• Publications
  • Influence
TOS9 Regulates White-Opaque Switching in Candidaalbicans
TLDR
A model was developed for the regulation of spontaneous switching between the opaque state and the white state that includes stochastic changes of Tos9p levels above and below a threshold that induce changes in the chromatin state of an as-yet-unidentified switching locus.
EFG1 Null Mutants of Candida albicansSwitch but Cannot Express the Complete Phenotype of White-Phase Budding Cells
TLDR
Results demonstrate that EFG1 expression is not essential for the switch event per se, but is essential for a subset of phenotypic characteristics necessary for the full expression of the phenotype of white-phase cells.
N-Acetylglucosamine Induces White to Opaque Switching, a Mating Prerequisite in Candida albicans
TLDR
It is demonstrated that a second signal, N-acetylglucosamine (GlcNAc), a monosaccharide produced primarily by gastrointestinal tract bacteria, also serves as a potent inducer of white to opaque switching and functions primarily through the Ras1/cAMP pathway and phosphorylated Wor1, the gene product of the master switch locus.
α-Pheromone-Induced “Shmooing” and Gene Regulation Require White-Opaque Switching during Candida albicans Mating
TLDR
It is demonstrated that α-pheromone causes shmooing, the initial step in the mating process, only in a/a cells expressing the opaque phenotype and only at temperatures below that in the human host.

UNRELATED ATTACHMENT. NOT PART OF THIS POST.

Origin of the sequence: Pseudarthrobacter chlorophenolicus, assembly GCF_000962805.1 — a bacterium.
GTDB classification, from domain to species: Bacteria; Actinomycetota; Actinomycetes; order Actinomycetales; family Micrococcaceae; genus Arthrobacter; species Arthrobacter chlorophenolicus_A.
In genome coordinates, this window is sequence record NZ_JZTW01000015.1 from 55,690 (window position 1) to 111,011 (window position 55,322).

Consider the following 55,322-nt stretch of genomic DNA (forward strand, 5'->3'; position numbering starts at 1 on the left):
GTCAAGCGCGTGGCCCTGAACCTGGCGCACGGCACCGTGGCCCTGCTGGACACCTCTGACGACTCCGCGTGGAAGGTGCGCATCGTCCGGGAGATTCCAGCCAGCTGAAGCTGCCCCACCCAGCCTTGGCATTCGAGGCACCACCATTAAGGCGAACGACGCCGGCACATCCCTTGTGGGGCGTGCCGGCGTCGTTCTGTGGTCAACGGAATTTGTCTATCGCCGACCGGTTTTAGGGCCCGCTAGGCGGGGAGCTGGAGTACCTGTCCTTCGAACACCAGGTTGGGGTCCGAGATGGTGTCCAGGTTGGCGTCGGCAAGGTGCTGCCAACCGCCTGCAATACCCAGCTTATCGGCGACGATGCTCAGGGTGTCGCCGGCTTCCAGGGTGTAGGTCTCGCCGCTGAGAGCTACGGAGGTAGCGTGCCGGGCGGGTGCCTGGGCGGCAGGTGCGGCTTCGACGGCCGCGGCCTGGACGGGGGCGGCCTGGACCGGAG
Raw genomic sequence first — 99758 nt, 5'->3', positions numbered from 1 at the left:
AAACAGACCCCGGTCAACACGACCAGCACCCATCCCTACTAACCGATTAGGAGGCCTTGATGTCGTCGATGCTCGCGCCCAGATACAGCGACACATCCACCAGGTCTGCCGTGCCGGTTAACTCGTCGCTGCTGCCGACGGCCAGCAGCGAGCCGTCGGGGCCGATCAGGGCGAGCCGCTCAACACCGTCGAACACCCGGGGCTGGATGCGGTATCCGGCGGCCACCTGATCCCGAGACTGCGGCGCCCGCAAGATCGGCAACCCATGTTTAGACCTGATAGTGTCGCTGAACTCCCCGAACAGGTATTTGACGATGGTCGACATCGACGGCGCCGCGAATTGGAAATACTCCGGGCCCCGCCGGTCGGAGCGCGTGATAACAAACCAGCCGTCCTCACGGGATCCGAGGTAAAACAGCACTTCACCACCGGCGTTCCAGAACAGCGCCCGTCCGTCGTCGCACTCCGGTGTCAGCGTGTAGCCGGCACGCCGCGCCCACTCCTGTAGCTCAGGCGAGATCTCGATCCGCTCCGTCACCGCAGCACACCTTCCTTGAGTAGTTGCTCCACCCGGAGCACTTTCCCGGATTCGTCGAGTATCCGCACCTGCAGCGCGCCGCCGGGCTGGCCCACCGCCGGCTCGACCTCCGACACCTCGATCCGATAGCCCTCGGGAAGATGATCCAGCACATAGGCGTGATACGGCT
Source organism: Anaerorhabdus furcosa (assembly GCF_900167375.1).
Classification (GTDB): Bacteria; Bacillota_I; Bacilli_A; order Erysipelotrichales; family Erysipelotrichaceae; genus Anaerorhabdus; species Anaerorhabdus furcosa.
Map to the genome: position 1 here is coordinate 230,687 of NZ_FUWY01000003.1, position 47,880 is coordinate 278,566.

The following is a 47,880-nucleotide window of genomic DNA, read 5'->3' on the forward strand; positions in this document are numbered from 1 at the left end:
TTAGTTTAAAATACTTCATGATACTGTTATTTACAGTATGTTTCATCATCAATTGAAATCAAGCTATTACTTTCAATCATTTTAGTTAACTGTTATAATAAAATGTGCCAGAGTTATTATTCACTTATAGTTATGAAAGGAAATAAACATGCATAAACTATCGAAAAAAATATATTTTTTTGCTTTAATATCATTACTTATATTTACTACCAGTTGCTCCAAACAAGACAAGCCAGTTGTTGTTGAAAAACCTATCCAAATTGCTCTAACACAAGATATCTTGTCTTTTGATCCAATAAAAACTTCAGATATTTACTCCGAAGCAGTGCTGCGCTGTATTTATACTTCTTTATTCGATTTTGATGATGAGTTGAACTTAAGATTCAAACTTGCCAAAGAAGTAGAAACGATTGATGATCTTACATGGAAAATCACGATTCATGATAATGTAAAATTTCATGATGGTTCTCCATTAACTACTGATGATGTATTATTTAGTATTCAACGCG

Misexpression of the Opaque-Phase-Specific GenePEP1 (SAP1) in the White Phase of Candida albicans Confers Increased Virulence in a Mouse Model of Cutaneous Infection
TLDR
A misexpression strategy has been used to investigate the role of the opaque-phase-specific gene PEP1 (SAP1), which encodes a secreted aspartyl proteinase, in the expression of the unique opaque- Phase-specific virulence in two animal models.
Cell Biology of Mating in Candida albicans
TLDR
This study provides the first description of the cell biology of the mating process of C. albicans, suggesting that mating takes place in the absence of karyogamy between naturally occurring, homozygous a and α strains.
The two-component hybrid kinase regulator CaNIK1 of Candida albicans.
TLDR
Partial deletion of both CaNIK1 alleles did not inhibit either high-frequency phenotypic switching or the bud-hypha transition in high salt concentrations, but in both cases the efficiency of the developmental process was reduced.
Alternative Mating Type Configurations (a/α versus a/a or α/α) of Candida albicans Result in Alternative Biofilms Regulated by Different Pathways
TLDR
Observations suggest the hypothesis that while the upstream portion of the newly evolved pathway regulating a/a and α/α cell biofilms was derived intact from the upstream part of the conserved pheromone-regulated pathway for mating, the downstream portion was derived through modification of the downstream portions of the Conserved pathway for a/α biofilm formation.
Opaque cells signal white cells to form biofilms in Candida albicans
TLDR
It is demonstrated that pheromone induces cohesiveness between white cells, minority opaque cells increase two‐fold the thickness of majority white cell biofilms, and majoritywhite cell biofilmms facilitate minority opaque cell chemotropism.
The Histone Deacetylase Genes HDA1 andRPD3 Play Distinct Roles in Regulation of High-Frequency Phenotypic Switching in Candida albicans
TLDR
The two deacetylase genes HDA1 and RPD3 play distinct roles in the suppression of switching, that the two play distinct and selective role in the regulation of phase-specific genes, and that the deacetyases are in turn regulated by switching.
...
1
2
3
4
5
...